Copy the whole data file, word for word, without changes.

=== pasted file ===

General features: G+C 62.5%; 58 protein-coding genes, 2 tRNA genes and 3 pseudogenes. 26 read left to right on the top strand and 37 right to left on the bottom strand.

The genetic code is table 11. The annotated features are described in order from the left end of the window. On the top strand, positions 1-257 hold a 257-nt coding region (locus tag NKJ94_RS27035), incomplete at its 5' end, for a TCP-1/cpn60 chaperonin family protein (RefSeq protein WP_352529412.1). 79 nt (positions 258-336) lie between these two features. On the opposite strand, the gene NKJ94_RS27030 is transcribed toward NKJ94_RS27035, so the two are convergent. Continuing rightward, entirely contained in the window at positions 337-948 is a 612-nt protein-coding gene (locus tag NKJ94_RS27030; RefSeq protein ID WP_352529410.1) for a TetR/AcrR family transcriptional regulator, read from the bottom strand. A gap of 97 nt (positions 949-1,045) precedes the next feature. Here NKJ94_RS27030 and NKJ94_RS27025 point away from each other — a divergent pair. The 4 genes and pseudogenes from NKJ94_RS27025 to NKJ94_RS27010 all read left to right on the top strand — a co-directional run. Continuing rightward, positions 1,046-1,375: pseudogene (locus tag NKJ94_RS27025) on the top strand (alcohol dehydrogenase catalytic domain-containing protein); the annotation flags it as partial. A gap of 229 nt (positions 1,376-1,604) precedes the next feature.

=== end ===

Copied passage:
General features: G+C 62.5%; 58 protein-coding genes, 2 tRNA genes and 3 pseudogenes. 26 read left to right on the top strand and 37 right to left on the bottom strand.

The genetic code is table 11. The annotated features are described in order from the left end of the window. On the top strand, positions 1-257 hold a 257-nt coding region (locus tag NKJ94_RS27035), incomplete at its 5' end, for a TCP-1/cpn60 chaperonin family protein (RefSeq protein WP_352529412.1). 79 nt (positions 258-336) lie between these two features. On the opposite strand, the gene NKJ94_RS27030 is transcribed toward NKJ94_RS27035, so the two are convergent. Continuing rightward, entirely contained in the window at positions 337-948 is a 612-nt protein-coding gene (locus tag NKJ94_RS27030; RefSeq protein ID WP_352529410.1) for a TetR/AcrR family transcriptional regulator, read from the bottom strand. A gap of 97 nt (positions 949-1,045) precedes the next feature. Here NKJ94_RS27030 and NKJ94_RS27025 point away from each other — a divergent pair. The 4 genes and pseudogenes from NKJ94_RS27025 to NKJ94_RS27010 all read left to right on the top strand — a co-directional run. Continuing rightward, positions 1,046-1,375: pseudogene (locus tag NKJ94_RS27025) on the top strand (alcohol dehydrogenase catalytic domain-containing protein); the annotation flags it as partial. A gap of 229 nt (positions 1,376-1,604) precedes the next feature.